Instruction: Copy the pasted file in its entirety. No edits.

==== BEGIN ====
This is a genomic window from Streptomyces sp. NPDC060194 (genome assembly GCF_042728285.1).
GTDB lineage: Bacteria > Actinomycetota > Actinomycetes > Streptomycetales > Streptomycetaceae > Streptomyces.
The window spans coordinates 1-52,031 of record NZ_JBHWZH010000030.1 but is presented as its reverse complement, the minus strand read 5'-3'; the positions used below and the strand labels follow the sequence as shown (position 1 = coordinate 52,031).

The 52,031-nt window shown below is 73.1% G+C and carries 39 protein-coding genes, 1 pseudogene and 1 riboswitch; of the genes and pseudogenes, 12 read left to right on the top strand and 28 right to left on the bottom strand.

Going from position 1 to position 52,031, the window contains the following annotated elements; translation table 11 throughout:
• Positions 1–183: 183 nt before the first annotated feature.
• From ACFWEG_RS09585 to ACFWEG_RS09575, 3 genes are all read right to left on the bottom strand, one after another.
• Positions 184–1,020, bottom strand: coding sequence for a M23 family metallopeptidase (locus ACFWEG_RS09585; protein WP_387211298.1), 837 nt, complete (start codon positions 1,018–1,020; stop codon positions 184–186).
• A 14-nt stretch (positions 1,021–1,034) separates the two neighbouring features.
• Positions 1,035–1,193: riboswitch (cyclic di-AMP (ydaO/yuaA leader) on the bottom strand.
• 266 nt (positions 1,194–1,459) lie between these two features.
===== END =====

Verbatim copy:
This is a genomic window from Streptomyces sp. NPDC060194 (genome assembly GCF_042728285.1).
GTDB lineage: Bacteria > Actinomycetota > Actinomycetes > Streptomycetales > Streptomycetaceae > Streptomyces.
The window spans coordinates 1-52,031 of record NZ_JBHWZH010000030.1 but is presented as its reverse complement, the minus strand read 5'-3'; the positions used below and the strand labels follow the sequence as shown (position 1 = coordinate 52,031).

The 52,031-nt window shown below is 73.1% G+C and carries 39 protein-coding genes, 1 pseudogene and 1 riboswitch; of the genes and pseudogenes, 12 read left to right on the top strand and 28 right to left on the bottom strand.

Going from position 1 to position 52,031, the window contains the following annotated elements; translation table 11 throughout:
• Positions 1–183: 183 nt before the first annotated feature.
• From ACFWEG_RS09585 to ACFWEG_RS09575, 3 genes are all read right to left on the bottom strand, one after another.
• Positions 184–1,020, bottom strand: coding sequence for a M23 family metallopeptidase (locus ACFWEG_RS09585; protein WP_387211298.1), 837 nt, complete (start codon positions 1,018–1,020; stop codon positions 184–186).
• A 14-nt stretch (positions 1,021–1,034) separates the two neighbouring features.
• Positions 1,035–1,193: riboswitch (cyclic di-AMP (ydaO/yuaA leader) on the bottom strand.
• 266 nt (positions 1,194–1,459) lie between these two features.